Total is something like 13,500 airline miles in 5 days! I think I need a new travel agent, or lesser ambitions.

Thursday, November 15, 2007

Here's the official NON-endorsement of CogentPassion from China

Here's what shows when you try to access CogentPassion in China, courtesy of the BabelFish online translation service:

□the law □shows net □you to search □□front cannot use. The website possibly meets supports □□, or you need □to put in order you □□□to set.

today's menu.....

Here in Shanghai, I had lunch with good friend and former colleague Robert Huang. We ate traditional Shanghainese food, including Shanghai duck (very tasty, and not at all greasy) and roast cow's knee.

The cow's knee was tender and flavorful - like really good beef stew meat - which again - like the donkey meat - made me wonder how much of this I had eaten in the past under the label of "beef stew." After all, loads of cows are turned into steaks and hamburgers in the US, but what happens to the knee meat? You can't convince me now that it's just thrown away......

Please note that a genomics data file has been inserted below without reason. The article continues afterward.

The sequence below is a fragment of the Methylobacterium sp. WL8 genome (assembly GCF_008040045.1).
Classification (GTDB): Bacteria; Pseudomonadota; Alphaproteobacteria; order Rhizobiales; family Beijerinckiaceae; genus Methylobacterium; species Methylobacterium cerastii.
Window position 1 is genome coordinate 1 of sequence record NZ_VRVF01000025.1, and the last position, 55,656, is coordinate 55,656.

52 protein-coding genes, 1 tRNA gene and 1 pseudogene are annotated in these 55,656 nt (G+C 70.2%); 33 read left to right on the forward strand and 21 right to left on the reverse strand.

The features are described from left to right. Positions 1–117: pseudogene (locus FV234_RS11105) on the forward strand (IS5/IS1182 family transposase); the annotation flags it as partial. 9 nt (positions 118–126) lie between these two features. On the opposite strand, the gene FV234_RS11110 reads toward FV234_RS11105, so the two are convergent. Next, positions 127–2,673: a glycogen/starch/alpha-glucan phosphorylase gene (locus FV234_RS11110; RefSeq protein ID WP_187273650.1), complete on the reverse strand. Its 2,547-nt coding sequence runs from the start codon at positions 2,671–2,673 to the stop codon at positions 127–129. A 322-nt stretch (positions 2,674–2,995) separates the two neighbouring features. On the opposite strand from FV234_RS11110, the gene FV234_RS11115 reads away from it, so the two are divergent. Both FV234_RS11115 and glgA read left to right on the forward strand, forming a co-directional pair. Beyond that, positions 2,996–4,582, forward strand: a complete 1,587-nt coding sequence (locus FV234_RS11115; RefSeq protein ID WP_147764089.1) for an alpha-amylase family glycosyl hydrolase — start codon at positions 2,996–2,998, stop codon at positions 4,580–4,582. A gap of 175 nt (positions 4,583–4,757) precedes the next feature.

I'm banned by China!

Well, my blog is, at least.

Finally found my way to an internet cafe. (1st stop this trip), and tried to ake a look at this blog. Turns out, China doesn't like bloggers, as they (we) have a nasty habit of not follwing the Chinese Communist Party line. As a result, I got a nasty "you're not permitted to see this" message when I typed in the blog's address.

Also, before I could even get online here in Shanghai, I had to submit my passport, which was dutifully copied and noted by a 17 or 18 year old clerk who couldn't have cared less. Between the passport and the login ID, I'm sure that an investigator could determine exactly what web pages I accessed.So, anyone have any other banned or illicit websites that I can try to access? I'd like to make as much work as possible for the Chinese internal security goons.

Sad thing is, I had just come to the conclusion after 4 days on the ground in China that all of the security stuff wasn't present, and that in booming China, communism and the government was just a speed-bump on the way to riches. But, apparently old habits die hard. (But they surely do eventually die. Right USSR?)

Wednesday, November 14, 2007

Better view of today's Wall weather....

Great Wall, stinky weather......

Still worth the trip!
Weather was so bad that it was lightly snowing atop the Wall, but
still a great day. (and believe me-with the steepness of the Wall, it
was better to have snow than rain.)
I hired a car & guide for the day ($40 total) and saw the Wall, as
well as the Olympic Stadium (the "Bird's Nest"), and attended a tea
service. The Stadium viewing was scary - to see it, our driver stopped